The Barker Institute is already finding itself at the coalface of current educational thinking. One such theory that has reared its head in the media during recently addresses the age-old teaching strategy of asking students to put their hand up in class, particularly when answering a question. One such article was published in The Age on 5 June, and another was broadcast on ABC Radio also on 5 June. Everyone has their own thoughts, based on their own experience.
Earlier this year, Greg Longney, Head of History and Commercial Studies at Barker, presented on this very topic as part of the Barker Institute’s ongoing professional development seminars. Greg challenged the audience to question the effectiveness of asking students to raise their hand to answer a question. The current thinking is that this approach is more associated with the traditional transmission-style of education – a model that is fast being replaced by one-to-one teaching strategies. Greg argues that asking students to raise their hands to answer a question favours the student who is already confident in their grasp of concepts, while leaving less-confident students behind. Similarly, the less-confident student might be perfectly able to contribute, but do not feel they have much of an opportunity.
This theory, like most educational theories has its proponents and detractors. The audience learned that historical adherents to the theory are the likes of Dylan Wiliam who has researched this theory in the context of its relevance in relation to formative assessment; David Perkins who talks about ‘Dwell Time’ and Ron Richart who talks about the average time between teacher question and student response being less than one second. The latter two researchers are from Harvard and work on the Teaching for Understanding framework which has obvious relevance to our work at Barker.
It is important that this type of theory is constantly revisited as it should never be the case in education that because something is always thought to have ‘worked’ that it has, in actual fact, worked or should continue to be implemented. The issue is a difficult one from the perspective of teacher and student alike for many reasons. An automatic ‘hands up’ situation does not allow for a considered and thoughtful response which many students may have the capacity to contribute, but not the opportunity. An automatic ‘hands up’ situation tends to favour certain students who have the ability to think on the spur of the moment and access the correct information from their store of knowledge. Other students may have that store of knowledge, but may be slower to access it and thus not appear to be active contributors in class time. Students quickly work out who the Hermoine Graingers of their class are, and over time patterns become set which disadvantage those students who are slower to access their store of knowledge or who may be uncertain or lacking in confidence.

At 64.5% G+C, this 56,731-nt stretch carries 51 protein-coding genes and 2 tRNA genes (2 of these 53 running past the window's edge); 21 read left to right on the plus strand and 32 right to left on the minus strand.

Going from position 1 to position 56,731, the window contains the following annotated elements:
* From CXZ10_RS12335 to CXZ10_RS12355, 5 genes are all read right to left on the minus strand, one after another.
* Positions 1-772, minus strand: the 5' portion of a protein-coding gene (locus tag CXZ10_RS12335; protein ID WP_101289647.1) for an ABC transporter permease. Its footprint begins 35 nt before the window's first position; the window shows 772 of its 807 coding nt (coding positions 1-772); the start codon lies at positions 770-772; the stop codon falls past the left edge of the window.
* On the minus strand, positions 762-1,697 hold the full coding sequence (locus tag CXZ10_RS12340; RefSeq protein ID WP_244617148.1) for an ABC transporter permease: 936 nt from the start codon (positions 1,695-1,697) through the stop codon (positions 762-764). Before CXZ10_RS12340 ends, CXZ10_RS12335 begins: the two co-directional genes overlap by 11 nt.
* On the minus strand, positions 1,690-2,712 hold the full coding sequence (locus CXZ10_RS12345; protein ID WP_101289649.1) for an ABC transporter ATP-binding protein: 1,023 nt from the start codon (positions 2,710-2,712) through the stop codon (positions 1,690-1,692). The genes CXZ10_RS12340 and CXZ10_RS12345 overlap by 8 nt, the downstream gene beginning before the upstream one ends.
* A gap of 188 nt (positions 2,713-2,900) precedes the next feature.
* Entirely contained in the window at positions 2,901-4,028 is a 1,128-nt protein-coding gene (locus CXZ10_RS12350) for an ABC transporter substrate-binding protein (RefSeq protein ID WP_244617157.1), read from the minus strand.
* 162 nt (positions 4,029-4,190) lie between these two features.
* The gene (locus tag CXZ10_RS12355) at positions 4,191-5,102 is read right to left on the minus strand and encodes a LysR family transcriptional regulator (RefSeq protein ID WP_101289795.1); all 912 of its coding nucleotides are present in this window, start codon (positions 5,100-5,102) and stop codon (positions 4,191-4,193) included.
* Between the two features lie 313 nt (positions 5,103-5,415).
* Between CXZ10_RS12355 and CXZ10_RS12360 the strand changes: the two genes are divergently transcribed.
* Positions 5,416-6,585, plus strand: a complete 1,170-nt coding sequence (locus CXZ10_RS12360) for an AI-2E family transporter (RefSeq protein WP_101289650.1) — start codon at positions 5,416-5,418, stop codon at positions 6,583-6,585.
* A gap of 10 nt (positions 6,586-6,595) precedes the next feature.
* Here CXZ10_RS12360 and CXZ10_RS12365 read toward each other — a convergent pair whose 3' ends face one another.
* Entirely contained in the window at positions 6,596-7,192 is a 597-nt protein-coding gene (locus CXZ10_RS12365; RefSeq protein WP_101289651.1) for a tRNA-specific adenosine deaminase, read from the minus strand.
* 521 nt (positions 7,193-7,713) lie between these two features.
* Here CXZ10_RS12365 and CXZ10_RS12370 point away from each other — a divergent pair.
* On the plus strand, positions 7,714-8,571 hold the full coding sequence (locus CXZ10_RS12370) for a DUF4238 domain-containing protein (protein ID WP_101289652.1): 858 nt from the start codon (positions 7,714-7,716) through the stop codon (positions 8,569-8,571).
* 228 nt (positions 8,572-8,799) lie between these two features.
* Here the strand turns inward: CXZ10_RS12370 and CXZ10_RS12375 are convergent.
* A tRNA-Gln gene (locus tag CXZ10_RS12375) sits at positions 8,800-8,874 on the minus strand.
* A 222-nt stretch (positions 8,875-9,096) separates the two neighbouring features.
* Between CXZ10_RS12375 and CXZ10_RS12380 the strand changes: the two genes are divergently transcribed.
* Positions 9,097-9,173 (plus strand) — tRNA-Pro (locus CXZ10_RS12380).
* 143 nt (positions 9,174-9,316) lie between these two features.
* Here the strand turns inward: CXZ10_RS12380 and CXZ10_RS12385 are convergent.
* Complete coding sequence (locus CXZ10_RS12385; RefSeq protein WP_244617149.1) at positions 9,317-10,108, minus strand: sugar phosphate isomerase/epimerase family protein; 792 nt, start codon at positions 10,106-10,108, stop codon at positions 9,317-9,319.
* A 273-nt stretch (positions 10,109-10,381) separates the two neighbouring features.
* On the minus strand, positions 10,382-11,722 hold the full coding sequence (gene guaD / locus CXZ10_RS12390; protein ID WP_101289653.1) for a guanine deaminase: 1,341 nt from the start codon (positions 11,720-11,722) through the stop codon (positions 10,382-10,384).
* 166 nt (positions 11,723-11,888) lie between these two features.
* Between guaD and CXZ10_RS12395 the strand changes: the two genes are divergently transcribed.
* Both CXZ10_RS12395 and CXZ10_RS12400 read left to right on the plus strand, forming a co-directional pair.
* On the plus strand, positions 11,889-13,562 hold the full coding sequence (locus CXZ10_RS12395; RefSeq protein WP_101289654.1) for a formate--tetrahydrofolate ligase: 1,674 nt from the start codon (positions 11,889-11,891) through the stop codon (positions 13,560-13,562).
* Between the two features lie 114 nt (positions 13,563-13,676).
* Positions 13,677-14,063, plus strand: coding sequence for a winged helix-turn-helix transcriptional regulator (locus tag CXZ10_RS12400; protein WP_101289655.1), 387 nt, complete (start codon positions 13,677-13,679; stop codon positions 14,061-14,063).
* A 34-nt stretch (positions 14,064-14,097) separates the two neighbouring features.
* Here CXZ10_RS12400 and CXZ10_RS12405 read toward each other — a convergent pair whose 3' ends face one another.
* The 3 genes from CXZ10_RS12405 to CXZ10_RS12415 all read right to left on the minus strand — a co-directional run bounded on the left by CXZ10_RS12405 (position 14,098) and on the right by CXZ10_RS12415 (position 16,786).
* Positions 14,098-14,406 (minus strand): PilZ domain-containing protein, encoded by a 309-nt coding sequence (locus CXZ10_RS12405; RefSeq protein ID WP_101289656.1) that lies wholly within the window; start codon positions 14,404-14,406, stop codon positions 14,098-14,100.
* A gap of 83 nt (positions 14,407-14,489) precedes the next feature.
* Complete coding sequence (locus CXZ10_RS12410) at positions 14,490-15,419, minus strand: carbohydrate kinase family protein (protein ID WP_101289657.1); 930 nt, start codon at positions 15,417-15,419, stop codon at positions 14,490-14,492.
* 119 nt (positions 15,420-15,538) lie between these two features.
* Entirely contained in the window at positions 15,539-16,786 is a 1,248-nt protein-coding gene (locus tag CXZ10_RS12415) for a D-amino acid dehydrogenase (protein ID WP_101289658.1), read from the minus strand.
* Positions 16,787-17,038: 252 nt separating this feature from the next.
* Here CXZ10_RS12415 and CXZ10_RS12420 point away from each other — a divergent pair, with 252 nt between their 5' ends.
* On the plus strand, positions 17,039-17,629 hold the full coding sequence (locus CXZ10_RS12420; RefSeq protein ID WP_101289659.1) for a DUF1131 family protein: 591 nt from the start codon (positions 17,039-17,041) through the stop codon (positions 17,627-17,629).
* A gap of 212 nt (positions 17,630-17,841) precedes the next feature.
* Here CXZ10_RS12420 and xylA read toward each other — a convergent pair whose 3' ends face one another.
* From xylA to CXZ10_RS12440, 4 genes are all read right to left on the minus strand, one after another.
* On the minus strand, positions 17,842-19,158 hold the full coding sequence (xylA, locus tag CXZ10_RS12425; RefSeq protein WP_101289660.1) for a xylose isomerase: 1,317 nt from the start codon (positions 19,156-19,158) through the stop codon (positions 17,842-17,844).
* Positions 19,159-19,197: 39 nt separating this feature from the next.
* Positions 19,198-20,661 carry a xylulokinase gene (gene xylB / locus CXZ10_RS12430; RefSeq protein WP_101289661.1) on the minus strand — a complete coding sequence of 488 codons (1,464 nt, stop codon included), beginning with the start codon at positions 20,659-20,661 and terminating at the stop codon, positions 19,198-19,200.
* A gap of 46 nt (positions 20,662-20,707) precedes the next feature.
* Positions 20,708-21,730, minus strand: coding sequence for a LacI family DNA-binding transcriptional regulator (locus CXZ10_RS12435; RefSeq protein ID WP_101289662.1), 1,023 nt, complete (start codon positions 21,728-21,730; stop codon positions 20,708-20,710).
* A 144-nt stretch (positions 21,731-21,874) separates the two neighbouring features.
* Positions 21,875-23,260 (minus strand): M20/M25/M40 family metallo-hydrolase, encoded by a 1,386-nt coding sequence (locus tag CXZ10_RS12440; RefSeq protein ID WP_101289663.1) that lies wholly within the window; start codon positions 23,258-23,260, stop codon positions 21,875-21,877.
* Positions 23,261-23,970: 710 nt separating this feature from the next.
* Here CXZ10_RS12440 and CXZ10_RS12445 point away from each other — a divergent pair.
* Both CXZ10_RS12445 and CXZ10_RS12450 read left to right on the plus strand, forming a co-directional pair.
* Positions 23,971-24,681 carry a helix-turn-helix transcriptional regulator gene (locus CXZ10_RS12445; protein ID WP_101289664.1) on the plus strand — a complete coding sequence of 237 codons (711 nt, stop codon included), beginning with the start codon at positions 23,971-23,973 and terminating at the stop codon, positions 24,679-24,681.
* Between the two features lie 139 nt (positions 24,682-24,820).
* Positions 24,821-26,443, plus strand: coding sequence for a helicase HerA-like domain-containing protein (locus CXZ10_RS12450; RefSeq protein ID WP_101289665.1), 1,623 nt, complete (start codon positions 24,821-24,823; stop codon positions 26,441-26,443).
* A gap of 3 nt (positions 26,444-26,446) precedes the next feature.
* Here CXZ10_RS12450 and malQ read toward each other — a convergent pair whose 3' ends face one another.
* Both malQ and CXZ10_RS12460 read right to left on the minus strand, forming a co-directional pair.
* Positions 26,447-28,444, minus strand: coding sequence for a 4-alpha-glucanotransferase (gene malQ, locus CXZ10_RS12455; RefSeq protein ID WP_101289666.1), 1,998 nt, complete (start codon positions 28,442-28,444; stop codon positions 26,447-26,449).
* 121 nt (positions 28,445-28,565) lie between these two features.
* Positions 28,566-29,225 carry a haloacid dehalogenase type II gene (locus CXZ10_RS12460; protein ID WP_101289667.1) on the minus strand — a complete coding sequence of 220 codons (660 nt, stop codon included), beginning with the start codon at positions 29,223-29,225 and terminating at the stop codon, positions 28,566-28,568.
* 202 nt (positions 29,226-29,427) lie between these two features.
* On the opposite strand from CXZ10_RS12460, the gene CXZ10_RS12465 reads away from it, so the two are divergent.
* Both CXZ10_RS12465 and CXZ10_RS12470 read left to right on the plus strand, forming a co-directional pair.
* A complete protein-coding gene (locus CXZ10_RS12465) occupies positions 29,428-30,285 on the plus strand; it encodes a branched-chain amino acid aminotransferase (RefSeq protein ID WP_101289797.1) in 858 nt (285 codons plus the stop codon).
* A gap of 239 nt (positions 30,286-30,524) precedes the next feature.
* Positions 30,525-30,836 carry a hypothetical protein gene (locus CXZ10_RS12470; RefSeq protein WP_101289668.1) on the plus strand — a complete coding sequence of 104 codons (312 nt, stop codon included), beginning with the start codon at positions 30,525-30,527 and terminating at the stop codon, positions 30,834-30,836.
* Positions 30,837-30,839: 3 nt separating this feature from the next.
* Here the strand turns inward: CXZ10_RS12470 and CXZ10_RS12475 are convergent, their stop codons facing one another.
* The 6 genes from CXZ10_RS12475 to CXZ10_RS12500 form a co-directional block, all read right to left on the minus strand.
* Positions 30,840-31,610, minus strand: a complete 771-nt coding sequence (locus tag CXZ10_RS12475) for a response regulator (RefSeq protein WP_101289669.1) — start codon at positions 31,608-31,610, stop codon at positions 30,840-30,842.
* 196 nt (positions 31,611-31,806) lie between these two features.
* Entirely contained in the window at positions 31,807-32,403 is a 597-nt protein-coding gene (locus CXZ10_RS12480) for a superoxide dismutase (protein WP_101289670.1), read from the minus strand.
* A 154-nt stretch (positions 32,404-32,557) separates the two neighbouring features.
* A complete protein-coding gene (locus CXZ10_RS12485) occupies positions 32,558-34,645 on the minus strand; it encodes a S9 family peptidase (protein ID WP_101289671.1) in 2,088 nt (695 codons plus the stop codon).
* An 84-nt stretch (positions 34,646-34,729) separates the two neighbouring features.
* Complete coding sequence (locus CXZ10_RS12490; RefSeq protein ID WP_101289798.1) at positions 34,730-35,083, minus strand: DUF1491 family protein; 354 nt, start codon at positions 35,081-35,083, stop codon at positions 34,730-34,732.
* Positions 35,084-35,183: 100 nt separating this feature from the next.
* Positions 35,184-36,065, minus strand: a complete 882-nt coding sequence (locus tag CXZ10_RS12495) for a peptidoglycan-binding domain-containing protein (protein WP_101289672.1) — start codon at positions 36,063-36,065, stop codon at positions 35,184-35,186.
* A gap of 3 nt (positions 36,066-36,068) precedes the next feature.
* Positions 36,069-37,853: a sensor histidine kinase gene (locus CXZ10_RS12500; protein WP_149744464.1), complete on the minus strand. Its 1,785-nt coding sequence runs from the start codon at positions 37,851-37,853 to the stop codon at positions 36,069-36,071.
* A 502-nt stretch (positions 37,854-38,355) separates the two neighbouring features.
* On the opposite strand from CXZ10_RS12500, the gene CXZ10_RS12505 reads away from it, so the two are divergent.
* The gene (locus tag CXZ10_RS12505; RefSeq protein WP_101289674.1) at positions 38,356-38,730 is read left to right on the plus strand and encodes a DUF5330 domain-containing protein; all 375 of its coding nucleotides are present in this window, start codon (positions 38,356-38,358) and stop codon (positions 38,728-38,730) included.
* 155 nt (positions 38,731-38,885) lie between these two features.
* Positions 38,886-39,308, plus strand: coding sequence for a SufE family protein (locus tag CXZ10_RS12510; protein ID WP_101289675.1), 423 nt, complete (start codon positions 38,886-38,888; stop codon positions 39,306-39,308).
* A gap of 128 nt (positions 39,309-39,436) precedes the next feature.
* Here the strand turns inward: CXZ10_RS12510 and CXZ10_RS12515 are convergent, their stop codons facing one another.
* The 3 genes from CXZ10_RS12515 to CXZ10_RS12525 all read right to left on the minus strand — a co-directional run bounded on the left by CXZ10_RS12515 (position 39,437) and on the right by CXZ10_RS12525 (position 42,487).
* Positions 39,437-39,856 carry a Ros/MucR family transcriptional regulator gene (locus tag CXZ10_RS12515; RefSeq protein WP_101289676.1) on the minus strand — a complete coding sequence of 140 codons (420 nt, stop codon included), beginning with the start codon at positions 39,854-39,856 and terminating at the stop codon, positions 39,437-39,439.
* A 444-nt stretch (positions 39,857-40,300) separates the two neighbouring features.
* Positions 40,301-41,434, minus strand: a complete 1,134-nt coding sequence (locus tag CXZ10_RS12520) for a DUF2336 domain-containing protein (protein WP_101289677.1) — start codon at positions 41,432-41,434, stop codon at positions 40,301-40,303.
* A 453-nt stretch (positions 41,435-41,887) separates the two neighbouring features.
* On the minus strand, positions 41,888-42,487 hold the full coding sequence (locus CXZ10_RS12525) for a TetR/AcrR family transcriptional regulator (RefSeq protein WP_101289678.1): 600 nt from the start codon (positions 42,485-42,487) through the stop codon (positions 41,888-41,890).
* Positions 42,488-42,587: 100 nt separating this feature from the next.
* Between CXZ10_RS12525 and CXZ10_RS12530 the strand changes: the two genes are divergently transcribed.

During question time a colleague suggested that ‘contributions’ were a useful tool in the classroom. Contributions could indeed be a safe way for students less capable or lacking in confidence to feel a part of the classroom interaction without any value judgment being made about their ability or lack thereof in relation to their response. With the ‘rightness’ or ‘wrongness’ being subtracted from the equation, there is less anxiety and consequent fear of failure involved for these students – thus making classroom discussion time more affirming.
Another tool discussed involved Paddlepop sticks – whereby random names are selected in order to answer questions during class. This allows opportunity to be fair and equitable among students, and can also ensure that all students are ‘on their game’ so to speak in case their name is selected. This does, however, also cause anxiety among students who are concerned about being selected because they are awkward about answering among their peers.
There is no perfect answer. Like most educational theories, ‘No Hands Up’ has its place in the classroom, in tandem with other effective teaching practices and the use of emotional intelligence on the part of the teacher. Greg Longney gave us much food for thought and the Barker Institute is very grateful for his contribution.